This spring when I set off to beautiful British Columbia I had packed in my suitcase a seed stock of every kind of veggie you can think of. Lettuce, spinach, broccoli, tomatoes, beans, cabbage, corn, pumpkin, watermelon, the list goes on. I’ve never had my own garden but had established this collection over the last few years, harvesting them from my parents gardens, working with an organic seed distributor, and some bought in stores. I got them started early in little trays on the deck of my cabin.


When I moved from my cabin at the end of May, things were starting to burst out of their pots and I was grateful for a little garden space at my next place. But I knew that for all the things I had started, there wasn’t enough room, so I put them in larger containers in case I had to give some away.


Things were growing wonderfully but I learned quickly that not all things can be grown in containers. Tomatoes, lettuce and peas do great, but things like cabbage and pumpkin, not so much.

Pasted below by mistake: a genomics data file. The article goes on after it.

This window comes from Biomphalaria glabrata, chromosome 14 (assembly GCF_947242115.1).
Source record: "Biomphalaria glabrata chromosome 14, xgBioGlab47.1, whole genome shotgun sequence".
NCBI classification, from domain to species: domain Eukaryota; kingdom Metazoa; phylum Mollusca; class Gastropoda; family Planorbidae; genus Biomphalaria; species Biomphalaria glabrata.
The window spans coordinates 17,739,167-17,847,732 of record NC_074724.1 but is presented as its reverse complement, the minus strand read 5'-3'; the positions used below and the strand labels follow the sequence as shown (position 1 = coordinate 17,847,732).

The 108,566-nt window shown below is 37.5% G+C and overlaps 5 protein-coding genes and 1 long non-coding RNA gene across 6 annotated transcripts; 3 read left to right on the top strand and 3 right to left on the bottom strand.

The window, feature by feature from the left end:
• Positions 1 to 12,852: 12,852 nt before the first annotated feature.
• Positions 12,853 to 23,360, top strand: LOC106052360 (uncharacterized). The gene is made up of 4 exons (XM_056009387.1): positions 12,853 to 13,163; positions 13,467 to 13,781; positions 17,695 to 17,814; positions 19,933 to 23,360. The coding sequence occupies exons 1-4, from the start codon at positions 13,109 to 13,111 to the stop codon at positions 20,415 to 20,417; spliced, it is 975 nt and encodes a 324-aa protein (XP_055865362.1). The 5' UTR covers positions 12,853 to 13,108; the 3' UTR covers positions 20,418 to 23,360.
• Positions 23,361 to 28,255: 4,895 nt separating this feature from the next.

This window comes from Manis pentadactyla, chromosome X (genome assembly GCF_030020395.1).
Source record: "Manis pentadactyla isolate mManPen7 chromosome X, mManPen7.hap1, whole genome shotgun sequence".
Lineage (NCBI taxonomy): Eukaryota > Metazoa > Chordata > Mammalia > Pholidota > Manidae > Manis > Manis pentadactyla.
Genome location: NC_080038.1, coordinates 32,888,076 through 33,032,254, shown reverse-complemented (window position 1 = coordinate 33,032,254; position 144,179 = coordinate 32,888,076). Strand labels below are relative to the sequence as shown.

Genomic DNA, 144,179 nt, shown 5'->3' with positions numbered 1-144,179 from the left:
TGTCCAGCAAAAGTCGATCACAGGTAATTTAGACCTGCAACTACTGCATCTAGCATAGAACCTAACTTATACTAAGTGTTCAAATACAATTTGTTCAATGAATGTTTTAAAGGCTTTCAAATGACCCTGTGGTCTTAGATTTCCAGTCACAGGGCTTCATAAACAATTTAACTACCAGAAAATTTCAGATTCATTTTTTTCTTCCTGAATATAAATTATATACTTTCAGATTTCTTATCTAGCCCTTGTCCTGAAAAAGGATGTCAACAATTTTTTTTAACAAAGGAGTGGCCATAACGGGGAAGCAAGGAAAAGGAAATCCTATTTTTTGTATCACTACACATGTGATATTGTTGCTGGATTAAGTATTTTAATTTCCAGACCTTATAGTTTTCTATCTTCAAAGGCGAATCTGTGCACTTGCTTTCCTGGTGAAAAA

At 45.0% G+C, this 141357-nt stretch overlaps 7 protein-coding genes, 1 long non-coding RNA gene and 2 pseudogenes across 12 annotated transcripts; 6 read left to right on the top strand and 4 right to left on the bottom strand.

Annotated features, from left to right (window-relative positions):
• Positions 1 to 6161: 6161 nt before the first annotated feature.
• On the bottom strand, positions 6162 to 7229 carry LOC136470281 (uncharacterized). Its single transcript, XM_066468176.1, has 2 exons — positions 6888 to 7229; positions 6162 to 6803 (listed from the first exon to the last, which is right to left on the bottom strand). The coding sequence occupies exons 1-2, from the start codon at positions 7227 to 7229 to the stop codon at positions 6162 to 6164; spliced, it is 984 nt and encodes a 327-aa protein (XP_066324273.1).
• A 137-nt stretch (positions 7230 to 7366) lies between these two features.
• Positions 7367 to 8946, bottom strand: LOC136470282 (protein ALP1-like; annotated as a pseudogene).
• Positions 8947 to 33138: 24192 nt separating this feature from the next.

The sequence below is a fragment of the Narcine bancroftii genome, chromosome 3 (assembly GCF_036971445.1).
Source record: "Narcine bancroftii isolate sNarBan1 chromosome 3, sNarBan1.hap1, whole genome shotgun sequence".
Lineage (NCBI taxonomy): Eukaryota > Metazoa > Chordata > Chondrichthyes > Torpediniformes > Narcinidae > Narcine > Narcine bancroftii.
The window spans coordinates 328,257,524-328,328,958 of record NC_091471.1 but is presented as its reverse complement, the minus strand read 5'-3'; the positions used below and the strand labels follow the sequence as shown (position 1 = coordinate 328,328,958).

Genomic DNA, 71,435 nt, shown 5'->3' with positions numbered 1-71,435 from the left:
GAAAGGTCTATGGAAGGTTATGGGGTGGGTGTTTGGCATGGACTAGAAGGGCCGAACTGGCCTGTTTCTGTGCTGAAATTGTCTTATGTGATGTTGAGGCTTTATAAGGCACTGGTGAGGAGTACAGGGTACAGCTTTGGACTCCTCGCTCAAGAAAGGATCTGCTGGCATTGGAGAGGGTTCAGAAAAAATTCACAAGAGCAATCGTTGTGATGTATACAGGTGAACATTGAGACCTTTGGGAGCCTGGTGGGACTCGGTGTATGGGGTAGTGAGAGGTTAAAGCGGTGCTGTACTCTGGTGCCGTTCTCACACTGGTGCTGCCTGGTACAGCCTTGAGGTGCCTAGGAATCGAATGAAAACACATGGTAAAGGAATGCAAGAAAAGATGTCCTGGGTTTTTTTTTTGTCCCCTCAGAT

As more things began bursting out of their pots, I was lucky to find some empty garden space around the corner and started transplanting things into the ground. That was six weeks ago. I still don’t have a pumpkin for the 25 I had sprouted because the trauma of transplanting stunted their growth.


What I learned this summer is that if I had to grow a garden to feed myself and Aurora, we would starve. The good news is, I still have lots of seeds for next year. Now to find a permanent garden, because being a gypsy and a gardener just doesn’t work.